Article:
Not understanding Text Masks

I have a mask that is “AAA” that only allows 3 alphabetic characters. This mask works as expected.

Then I do “>A<AA” where the first alphabetic character is capitalized and the rest are lower case. Except the number of characters allow me to go on forever?

Also Using the masks in a DesktopListbox do not allow me to use a validation event like a normal textboxcontrol. Is there a way to expose that event?

This is not too helpful, but I would confirm the behavior. The presence of “<” or “>” destroys the “entry is mandatory” effect of any A that follows. “>###” does not destroy the mandatory effect of the digit specifier. You cannot type as many digits as you might want.

But once the mask contains a “<”. any “A” or “a” that follows has changed in meaning – it now means type however many characters as you want.

You might get the effect you need by coding in the TextChanged Event.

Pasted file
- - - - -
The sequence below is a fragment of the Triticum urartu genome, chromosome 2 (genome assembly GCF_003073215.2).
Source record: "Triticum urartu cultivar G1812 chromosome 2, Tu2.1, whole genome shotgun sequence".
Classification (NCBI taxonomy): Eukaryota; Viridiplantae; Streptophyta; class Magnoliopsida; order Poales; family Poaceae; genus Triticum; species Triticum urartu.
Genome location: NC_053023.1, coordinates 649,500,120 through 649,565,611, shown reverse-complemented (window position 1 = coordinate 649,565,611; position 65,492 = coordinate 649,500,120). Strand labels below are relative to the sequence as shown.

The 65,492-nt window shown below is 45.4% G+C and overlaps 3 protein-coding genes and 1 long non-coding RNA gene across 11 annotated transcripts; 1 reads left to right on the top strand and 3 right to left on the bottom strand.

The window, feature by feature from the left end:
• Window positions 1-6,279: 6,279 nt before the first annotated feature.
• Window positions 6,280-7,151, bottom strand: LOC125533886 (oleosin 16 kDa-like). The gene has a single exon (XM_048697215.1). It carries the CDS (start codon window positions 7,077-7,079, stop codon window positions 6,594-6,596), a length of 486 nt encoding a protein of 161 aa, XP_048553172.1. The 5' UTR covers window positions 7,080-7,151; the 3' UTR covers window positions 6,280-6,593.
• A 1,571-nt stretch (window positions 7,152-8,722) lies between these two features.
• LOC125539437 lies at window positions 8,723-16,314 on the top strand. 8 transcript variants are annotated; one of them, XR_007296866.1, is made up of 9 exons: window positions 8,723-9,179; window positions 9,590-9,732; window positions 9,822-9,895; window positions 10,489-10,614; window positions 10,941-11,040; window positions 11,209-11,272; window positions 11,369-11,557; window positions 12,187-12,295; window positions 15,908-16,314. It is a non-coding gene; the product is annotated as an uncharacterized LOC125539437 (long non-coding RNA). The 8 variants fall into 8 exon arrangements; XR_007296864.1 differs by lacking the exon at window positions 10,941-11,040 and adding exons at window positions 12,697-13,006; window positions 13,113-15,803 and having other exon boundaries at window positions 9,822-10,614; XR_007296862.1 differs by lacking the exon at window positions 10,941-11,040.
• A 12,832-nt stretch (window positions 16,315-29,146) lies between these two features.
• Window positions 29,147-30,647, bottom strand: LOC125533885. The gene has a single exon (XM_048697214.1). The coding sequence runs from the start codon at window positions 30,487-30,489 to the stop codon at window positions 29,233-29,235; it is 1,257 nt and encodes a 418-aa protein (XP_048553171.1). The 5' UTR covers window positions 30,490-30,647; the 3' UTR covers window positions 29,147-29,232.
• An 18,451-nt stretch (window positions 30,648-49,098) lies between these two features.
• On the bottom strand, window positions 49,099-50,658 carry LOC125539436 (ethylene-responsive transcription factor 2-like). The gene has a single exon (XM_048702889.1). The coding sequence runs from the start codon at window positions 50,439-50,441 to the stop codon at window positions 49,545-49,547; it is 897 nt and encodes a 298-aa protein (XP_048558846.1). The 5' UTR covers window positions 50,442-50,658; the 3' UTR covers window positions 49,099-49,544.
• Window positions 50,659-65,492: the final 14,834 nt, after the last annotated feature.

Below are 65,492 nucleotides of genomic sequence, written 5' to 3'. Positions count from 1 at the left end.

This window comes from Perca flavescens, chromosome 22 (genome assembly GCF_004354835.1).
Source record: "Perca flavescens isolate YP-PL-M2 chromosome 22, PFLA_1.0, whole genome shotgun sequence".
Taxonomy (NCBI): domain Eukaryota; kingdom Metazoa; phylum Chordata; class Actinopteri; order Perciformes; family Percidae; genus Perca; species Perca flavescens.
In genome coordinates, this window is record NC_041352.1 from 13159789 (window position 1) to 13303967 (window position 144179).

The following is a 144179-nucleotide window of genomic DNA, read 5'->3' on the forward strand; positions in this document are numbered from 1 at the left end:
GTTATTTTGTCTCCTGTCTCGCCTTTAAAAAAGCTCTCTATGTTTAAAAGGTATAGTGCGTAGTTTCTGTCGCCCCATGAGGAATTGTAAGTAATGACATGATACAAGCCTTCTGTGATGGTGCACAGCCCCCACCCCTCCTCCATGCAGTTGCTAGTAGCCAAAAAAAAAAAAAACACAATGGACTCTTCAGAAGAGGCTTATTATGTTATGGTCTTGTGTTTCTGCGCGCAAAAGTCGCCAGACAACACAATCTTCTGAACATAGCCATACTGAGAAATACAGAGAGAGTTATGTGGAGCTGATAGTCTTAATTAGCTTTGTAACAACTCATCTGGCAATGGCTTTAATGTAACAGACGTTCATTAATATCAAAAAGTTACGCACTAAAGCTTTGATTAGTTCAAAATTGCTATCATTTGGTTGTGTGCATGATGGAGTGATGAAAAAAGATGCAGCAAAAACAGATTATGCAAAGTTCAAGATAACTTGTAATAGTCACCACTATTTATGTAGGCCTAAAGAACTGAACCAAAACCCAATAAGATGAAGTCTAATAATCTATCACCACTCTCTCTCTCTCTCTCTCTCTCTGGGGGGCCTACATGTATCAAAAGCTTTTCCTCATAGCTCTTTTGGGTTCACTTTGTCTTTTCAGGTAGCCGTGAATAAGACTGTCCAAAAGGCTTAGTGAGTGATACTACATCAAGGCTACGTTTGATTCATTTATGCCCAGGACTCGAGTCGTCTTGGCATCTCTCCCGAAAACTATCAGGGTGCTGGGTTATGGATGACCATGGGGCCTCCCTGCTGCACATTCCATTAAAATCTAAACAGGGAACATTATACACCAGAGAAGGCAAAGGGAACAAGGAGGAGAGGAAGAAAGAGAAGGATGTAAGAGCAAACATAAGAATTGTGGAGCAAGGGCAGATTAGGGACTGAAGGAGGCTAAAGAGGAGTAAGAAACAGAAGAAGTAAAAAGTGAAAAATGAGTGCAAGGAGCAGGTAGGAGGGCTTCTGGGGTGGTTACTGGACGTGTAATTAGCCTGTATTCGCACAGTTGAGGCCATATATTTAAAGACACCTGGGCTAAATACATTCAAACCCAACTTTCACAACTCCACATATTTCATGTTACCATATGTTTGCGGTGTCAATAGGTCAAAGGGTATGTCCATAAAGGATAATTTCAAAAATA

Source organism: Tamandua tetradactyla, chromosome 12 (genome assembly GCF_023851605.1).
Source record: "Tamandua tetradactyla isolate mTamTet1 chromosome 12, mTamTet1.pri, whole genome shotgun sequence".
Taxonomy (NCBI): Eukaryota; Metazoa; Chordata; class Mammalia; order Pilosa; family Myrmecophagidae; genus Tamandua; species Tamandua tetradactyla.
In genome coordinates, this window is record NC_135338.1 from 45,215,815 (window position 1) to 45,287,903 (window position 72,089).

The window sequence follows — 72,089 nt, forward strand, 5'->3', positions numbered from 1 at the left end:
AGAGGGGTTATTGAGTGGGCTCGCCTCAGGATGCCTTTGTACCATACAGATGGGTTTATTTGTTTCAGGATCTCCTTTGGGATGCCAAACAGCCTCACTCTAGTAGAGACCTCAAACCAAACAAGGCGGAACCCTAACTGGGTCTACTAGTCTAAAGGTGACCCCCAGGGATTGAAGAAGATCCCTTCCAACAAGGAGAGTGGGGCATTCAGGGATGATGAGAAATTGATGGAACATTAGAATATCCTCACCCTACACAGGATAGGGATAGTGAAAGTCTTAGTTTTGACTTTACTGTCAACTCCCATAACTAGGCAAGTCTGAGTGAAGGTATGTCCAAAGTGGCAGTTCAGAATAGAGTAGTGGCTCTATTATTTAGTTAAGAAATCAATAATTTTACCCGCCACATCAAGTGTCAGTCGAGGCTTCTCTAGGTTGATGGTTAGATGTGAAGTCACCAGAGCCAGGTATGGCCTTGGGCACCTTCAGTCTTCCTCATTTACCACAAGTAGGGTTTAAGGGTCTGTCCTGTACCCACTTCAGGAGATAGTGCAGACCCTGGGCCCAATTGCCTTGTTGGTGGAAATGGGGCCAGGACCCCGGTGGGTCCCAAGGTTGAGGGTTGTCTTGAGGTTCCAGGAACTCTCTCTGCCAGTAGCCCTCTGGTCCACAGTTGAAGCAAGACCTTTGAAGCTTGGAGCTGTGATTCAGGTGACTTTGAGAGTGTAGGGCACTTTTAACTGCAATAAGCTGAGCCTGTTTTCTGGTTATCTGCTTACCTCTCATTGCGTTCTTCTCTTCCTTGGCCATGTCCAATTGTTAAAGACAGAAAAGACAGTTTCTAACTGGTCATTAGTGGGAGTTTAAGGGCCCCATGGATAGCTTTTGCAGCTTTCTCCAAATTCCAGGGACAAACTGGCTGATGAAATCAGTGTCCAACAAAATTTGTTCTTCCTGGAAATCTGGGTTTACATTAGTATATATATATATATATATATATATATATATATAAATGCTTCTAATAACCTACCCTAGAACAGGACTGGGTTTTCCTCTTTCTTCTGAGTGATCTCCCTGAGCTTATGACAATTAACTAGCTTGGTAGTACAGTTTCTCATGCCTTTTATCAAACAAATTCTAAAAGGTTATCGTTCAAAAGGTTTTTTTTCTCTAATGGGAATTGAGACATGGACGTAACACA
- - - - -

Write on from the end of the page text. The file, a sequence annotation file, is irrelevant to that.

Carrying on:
put something like this in there:

Me.Text = Me.Text.Left(3)

Var char() As String
char() = Me.Text.ToArray("")

If Me.Text.Length > 0 Then char(0) = char(0).Uppercase
If Me.Text.Length > 1 Then char(1) = char(1).Lowercase
If Me.Text.Length > 2 Then char(2) = char(2).Lowercase

Me.Text = String.FromArray(char, "")

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Thank you Robert for the nice solution. I was doing this to understand the black magic art of Masks. It seems to me that the Length would always win out over any other option. Almost seems to be a bug. “>####” works without the > but doesn’t with… and it didn’t capitalize my numbers??? grin


I don’t have a better solution than the TextChanged approach, but just chiming in that I have been trying to wrap my head around text masks for a literal decade and I just don’t get it.

I don’t know if it’s a buggy implementation or if it’s just my feeble brain that can’t grasp it, but this is one area where we need much, much more detailed documentation.

you have lowercase numbers ? :wink:

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